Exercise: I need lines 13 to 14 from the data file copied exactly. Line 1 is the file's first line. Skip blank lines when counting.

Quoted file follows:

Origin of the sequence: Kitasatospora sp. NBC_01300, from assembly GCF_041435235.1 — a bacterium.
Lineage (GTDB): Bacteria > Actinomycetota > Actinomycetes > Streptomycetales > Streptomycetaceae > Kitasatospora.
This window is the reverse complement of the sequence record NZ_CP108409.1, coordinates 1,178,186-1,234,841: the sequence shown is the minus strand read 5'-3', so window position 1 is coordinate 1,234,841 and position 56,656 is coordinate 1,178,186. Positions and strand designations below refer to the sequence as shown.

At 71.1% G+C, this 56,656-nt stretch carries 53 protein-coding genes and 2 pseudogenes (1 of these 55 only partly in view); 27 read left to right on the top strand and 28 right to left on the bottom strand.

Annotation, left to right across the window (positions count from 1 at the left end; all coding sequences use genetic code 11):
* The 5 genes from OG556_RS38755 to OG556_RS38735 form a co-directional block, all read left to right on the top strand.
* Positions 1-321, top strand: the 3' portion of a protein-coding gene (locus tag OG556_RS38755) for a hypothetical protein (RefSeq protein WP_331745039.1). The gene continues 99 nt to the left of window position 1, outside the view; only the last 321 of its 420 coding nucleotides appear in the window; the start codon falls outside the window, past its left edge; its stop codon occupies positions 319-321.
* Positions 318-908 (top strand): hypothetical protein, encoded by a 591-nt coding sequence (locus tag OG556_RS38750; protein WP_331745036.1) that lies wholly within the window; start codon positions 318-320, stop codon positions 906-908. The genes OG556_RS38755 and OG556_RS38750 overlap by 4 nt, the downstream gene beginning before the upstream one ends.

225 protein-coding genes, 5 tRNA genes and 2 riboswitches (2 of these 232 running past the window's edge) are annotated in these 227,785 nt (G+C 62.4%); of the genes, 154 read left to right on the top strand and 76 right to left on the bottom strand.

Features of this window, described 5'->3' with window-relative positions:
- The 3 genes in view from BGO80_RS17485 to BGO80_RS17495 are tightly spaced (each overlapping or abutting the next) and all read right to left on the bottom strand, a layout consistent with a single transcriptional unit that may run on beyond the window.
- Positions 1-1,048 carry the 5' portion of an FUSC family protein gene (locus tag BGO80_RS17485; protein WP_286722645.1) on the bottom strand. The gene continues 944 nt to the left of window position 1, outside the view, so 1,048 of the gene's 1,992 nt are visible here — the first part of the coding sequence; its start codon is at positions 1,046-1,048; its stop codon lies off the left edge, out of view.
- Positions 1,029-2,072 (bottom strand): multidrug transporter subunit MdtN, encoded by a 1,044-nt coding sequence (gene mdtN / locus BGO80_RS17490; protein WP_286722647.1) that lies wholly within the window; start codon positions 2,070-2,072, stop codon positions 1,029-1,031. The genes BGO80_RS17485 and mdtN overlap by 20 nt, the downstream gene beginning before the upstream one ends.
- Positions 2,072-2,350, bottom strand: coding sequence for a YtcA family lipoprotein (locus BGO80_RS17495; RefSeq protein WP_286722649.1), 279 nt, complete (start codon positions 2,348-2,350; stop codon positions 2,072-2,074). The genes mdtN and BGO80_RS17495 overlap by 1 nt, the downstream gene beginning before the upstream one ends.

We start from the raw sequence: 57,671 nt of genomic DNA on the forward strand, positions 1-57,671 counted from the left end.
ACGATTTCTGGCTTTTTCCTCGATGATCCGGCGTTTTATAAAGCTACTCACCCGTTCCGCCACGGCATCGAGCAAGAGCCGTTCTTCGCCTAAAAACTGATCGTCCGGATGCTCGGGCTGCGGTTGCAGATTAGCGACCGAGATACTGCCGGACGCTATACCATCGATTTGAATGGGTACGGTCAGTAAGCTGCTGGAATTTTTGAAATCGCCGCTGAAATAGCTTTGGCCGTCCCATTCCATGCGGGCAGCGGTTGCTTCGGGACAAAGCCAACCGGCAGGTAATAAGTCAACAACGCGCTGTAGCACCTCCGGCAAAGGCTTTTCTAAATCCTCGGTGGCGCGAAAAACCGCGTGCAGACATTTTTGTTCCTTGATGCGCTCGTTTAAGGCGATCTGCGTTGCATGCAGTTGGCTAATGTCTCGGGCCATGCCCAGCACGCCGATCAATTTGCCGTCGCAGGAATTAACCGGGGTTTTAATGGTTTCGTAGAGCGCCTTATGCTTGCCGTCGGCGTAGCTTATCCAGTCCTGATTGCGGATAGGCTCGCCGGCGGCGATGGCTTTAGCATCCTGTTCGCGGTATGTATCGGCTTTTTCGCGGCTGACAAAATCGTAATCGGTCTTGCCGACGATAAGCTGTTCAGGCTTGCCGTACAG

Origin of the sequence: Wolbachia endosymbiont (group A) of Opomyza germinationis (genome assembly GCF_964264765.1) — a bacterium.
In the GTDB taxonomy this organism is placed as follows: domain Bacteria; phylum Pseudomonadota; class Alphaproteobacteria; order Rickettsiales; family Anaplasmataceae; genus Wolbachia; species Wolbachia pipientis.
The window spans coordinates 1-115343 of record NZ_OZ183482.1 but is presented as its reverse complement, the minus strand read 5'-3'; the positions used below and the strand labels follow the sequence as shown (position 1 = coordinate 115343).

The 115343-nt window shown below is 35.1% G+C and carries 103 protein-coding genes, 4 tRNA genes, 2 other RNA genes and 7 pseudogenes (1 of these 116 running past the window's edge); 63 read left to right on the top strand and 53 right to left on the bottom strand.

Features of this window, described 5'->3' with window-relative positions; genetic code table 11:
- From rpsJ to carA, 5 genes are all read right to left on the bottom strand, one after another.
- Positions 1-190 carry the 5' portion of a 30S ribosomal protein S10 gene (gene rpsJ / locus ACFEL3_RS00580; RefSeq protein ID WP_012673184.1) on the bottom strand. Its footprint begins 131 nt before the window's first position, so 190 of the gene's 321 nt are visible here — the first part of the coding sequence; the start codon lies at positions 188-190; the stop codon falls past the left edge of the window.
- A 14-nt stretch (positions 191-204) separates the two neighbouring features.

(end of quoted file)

- Positions 1,029-2,072 (bottom strand): multidrug transporter subunit MdtN, encoded by a 1,044-nt coding sequence (gene mdtN / locus BGO80_RS17490; protein WP_286722647.1) that lies wholly within the window; start codon positions 2,070-2,072, stop codon positions 1,029-1,031. The genes BGO80_RS17485 and mdtN overlap by 20 nt, the downstream gene beginning before the upstream one ends.
- Positions 2,072-2,350, bottom strand: coding sequence for a YtcA family lipoprotein (locus BGO80_RS17495; RefSeq protein WP_286722649.1), 279 nt, complete (start codon positions 2,348-2,350; stop codon positions 2,072-2,074). The genes mdtN and BGO80_RS17495 overlap by 1 nt, the downstream gene beginning before the upstream one ends.